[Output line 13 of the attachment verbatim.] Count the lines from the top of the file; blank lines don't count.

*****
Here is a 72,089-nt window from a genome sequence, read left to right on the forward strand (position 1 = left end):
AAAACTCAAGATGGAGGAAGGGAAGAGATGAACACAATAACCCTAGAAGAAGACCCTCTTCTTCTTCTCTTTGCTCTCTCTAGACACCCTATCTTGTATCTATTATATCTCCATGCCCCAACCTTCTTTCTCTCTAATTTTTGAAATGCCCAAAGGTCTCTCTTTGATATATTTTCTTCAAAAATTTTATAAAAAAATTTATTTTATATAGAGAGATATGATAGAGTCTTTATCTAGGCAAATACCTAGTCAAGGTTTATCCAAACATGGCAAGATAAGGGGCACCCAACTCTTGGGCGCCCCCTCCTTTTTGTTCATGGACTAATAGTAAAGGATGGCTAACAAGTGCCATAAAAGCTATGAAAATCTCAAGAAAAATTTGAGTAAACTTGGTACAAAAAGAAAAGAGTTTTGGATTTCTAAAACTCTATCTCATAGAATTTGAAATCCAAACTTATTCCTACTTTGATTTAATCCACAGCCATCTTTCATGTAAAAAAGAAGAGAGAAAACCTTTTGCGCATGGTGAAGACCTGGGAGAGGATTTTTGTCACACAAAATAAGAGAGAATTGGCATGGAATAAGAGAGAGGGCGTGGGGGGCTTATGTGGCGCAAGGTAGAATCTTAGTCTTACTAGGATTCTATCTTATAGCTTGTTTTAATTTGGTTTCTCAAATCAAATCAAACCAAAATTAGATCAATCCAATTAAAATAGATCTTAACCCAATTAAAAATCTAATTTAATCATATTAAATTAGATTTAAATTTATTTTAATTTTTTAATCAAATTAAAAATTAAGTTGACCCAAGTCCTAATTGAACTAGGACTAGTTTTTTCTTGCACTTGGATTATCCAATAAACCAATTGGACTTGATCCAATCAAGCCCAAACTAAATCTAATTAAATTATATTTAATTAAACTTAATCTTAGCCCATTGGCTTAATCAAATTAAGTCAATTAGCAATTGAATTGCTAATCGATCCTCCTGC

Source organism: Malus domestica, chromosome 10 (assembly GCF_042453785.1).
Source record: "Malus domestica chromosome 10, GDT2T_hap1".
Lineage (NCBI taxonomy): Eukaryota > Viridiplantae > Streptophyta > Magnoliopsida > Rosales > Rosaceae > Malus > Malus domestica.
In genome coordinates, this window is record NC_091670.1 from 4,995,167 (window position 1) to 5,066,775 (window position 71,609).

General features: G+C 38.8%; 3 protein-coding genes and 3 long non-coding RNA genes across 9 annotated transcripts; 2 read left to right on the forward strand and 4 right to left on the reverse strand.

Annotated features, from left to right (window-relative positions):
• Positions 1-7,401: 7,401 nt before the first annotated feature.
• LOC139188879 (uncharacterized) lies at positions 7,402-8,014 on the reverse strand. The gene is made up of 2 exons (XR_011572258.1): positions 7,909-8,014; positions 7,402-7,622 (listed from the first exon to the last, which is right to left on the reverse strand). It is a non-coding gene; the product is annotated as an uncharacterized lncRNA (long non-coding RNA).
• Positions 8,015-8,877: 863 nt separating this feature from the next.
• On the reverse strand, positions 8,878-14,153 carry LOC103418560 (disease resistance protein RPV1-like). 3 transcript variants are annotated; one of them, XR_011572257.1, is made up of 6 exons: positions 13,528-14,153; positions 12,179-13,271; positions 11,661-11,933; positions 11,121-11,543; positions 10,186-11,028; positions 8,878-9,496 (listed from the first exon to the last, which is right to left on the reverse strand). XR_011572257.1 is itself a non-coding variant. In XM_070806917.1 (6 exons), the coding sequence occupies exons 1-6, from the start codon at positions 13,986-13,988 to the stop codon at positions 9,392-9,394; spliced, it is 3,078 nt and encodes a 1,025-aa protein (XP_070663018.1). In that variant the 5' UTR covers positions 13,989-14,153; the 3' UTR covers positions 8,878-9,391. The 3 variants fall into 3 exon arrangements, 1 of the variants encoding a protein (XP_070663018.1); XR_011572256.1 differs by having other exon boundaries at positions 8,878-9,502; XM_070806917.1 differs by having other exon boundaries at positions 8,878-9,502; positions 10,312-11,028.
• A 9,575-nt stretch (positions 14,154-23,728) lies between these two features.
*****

• A 9,575-nt stretch (positions 14,154-23,728) lies between these two features.